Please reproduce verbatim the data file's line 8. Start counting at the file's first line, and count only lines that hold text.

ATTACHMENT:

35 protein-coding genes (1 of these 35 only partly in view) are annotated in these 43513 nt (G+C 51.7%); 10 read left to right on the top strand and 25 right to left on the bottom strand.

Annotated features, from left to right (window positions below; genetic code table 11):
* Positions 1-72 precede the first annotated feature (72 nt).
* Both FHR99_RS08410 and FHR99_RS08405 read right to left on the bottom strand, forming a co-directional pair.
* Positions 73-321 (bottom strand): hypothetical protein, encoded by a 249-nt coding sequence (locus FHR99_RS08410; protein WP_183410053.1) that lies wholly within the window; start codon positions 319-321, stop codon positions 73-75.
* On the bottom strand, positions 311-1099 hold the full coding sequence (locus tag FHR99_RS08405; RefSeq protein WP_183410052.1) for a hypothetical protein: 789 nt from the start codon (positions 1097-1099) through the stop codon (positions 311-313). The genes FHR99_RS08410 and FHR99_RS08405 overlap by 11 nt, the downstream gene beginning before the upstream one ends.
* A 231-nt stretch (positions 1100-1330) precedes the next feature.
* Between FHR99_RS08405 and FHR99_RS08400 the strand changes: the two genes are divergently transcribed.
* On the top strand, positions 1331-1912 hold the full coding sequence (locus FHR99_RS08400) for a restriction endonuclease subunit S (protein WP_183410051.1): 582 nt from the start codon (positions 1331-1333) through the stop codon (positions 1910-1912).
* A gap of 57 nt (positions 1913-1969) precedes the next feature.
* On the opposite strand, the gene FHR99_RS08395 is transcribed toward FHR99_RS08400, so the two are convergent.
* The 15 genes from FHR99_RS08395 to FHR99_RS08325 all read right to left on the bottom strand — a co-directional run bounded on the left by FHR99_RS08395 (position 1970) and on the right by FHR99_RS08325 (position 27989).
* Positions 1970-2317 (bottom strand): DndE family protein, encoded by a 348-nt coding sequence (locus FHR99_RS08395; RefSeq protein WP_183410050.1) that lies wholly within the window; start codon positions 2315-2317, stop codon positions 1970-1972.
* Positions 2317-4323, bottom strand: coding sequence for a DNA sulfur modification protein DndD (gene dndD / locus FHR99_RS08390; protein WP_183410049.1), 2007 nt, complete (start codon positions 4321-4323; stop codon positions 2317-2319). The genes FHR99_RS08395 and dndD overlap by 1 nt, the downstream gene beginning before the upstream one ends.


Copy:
* Between FHR99_RS08405 and FHR99_RS08400 the strand changes: the two genes are divergently transcribed.